Our Opinion: Hats off to Vernon


When Entergy announced its Vermont Yankee nuclear power plant would be closing by the end of this year, Vernon officials found themselves faced with the daunting task of making huge budget cuts to make up for the anticipated loss in tax revenue.

We were concerned at the time that this would lead to divisiveness and a lot of infighting over which budgetary items to cut. We urged the folks in Vernon to put aside any personal self interests and do what's best for the town overall.

So far town officials and residents have proven themselves up to the task.

The first item on the chopping block was the Vernon Police Department. Residents voted to eliminate the entire department and instead contract full-time coverage with the Windham County Sheriff's Department. Whether you agree with that decision or not, there's no denying that the change so far has been handled efficiently and with a great deal of professionalism.

"We've had a very receptive welcome from the community, from the Selectboard, even from the police department," Lt. Mark Anderson, who leads the sheriff's new Vernon Division, told the Reformer in July.

It couldn't have been easy for Vernon police to hand over patrolling duties to an outside entity, knowing that they were losing their jobs, but Anderson said "They were ultimately very professional, very courteous, and very helpful."

In June the Vernon Selectboard rewarded that dedication and professionalism by giving Interim Police Chief Matt Stains and Vernon police officer Alary Crowley bonuses of $2,000 and $1,000 respectively. Those were well-earned bonuses, if you ask us.

Another huge budget cut came from switching the town-funded trash pickup program to a "pay as you throw" system. This week officials reported that the new system is so successful that town residents have cut the amount of trash they generate by more than 50 percent. That savings prompted hauler Triple T Trucking to increase recycling collection from a biweekly schedule to a weekly schedule as of Sept. 1.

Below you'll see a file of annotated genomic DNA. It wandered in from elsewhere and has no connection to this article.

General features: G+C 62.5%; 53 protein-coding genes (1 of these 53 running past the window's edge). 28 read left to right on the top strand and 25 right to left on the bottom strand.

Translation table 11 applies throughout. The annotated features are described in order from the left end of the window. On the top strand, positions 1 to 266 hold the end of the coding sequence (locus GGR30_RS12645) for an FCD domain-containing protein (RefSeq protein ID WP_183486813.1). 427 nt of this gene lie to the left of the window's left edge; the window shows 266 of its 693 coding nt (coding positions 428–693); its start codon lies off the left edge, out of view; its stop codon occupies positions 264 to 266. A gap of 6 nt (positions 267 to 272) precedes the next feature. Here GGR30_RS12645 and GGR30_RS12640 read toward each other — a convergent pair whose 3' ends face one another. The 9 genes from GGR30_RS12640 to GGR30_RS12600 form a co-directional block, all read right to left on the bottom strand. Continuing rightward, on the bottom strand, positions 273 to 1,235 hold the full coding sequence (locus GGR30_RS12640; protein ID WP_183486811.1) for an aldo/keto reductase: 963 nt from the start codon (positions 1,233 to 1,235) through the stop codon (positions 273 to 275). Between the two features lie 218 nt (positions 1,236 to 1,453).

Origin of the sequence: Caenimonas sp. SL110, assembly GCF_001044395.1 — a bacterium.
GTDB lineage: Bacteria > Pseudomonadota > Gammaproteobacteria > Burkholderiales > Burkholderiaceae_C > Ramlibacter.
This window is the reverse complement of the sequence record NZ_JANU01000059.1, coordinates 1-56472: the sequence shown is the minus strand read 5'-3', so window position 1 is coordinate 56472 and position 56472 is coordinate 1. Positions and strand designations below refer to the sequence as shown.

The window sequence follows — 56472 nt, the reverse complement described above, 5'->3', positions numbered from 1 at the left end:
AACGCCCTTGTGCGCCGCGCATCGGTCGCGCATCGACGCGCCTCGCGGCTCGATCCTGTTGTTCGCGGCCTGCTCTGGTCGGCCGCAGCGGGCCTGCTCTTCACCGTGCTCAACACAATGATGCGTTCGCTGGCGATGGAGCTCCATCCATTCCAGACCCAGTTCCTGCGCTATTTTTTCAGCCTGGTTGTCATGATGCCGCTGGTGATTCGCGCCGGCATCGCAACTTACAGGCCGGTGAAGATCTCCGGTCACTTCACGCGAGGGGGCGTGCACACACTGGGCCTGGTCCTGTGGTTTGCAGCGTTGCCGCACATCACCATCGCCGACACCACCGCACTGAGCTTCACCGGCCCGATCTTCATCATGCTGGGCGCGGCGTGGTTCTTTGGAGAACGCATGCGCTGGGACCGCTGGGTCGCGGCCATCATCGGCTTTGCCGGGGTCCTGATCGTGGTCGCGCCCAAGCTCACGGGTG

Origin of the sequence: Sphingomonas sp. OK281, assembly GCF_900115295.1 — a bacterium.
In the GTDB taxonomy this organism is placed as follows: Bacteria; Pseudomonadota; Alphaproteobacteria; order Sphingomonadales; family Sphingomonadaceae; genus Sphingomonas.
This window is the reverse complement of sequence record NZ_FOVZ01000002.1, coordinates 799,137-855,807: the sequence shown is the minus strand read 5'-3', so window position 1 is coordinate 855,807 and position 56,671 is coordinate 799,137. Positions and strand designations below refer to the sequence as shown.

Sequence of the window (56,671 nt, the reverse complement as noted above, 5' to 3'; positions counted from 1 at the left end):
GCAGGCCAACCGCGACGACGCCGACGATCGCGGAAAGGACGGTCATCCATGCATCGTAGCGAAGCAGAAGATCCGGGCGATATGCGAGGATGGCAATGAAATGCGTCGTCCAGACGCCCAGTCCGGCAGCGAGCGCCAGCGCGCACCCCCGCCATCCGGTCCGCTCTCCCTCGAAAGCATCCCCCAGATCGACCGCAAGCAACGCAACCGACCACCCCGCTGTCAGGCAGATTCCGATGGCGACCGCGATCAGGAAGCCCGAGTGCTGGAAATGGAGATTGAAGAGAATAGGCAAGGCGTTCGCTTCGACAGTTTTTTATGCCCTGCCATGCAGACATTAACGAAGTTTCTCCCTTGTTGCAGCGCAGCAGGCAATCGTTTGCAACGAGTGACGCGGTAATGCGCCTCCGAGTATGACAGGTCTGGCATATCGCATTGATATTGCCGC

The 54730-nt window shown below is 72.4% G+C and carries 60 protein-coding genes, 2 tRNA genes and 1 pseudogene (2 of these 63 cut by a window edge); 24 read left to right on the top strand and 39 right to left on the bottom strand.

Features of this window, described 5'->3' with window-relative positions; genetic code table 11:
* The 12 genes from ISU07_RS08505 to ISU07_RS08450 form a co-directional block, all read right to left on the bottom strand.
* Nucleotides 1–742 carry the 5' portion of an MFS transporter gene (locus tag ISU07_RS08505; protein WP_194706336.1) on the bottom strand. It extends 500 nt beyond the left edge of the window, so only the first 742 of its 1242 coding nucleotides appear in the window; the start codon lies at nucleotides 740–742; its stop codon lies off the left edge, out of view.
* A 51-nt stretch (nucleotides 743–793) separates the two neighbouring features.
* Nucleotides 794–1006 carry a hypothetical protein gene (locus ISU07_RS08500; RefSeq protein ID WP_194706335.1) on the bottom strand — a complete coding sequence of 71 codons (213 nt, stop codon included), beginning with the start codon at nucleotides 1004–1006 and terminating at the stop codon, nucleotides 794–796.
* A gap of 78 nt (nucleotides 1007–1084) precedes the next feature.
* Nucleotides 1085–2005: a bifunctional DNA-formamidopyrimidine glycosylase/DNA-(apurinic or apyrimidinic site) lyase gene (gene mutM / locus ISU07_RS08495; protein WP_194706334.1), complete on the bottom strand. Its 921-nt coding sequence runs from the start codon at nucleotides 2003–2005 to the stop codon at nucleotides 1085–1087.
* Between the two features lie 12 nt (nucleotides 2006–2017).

The company will do so, owner Norman Mallory said, for no extra money because Triple T's routes have been running so smoothly.

"Everything is moving along so efficiently, we would like to give something back to the town," Mallory said.

Since there is a fee for trash bags but no charge for recyclable collection, recycling has become an easy way to save money. That has led to a huge boost in recycling rates. Mike Courtemanche, who heads a volunteer Recycling Committee that has helped get the new programs started, said Vernon residents had generated an average of 15.25 tons of trash weekly over the past two years. Since pay as you throw began with the new fiscal year on July 1, the weekly trash weights have been 5.08 tons; 6.6 tons; 7.13 tons; 6.68 tons; and 6.96 tons.

"We have cut our trash by more than half," Courtemanche told the Reformer. "A reduction that high is surprising."

And Mallory reports that his employees have had little trouble collecting the much-higher numbers of recyclables.

"The material is coming in very clean," he told Selectboard members Monday night. "We don't have a great amount of contamination. It's running quite well. It's very efficient."

"I am just amazed at how the town has responded to this," Selectboard Chairwoman Patty O'Donnell said, adding that, "it really ran so smoothly, right from the very beginning."

All of this proves just how resilient the town of Vernon is, how residents are able to pull themselves up by the proverbial bootstraps and do what needs to be done. Based on these successes so far we have every confidence that the officials and residents of Vernon will overcome any future hurdles related to Vermont Yankee's closing, or any other future challenges for that matter.


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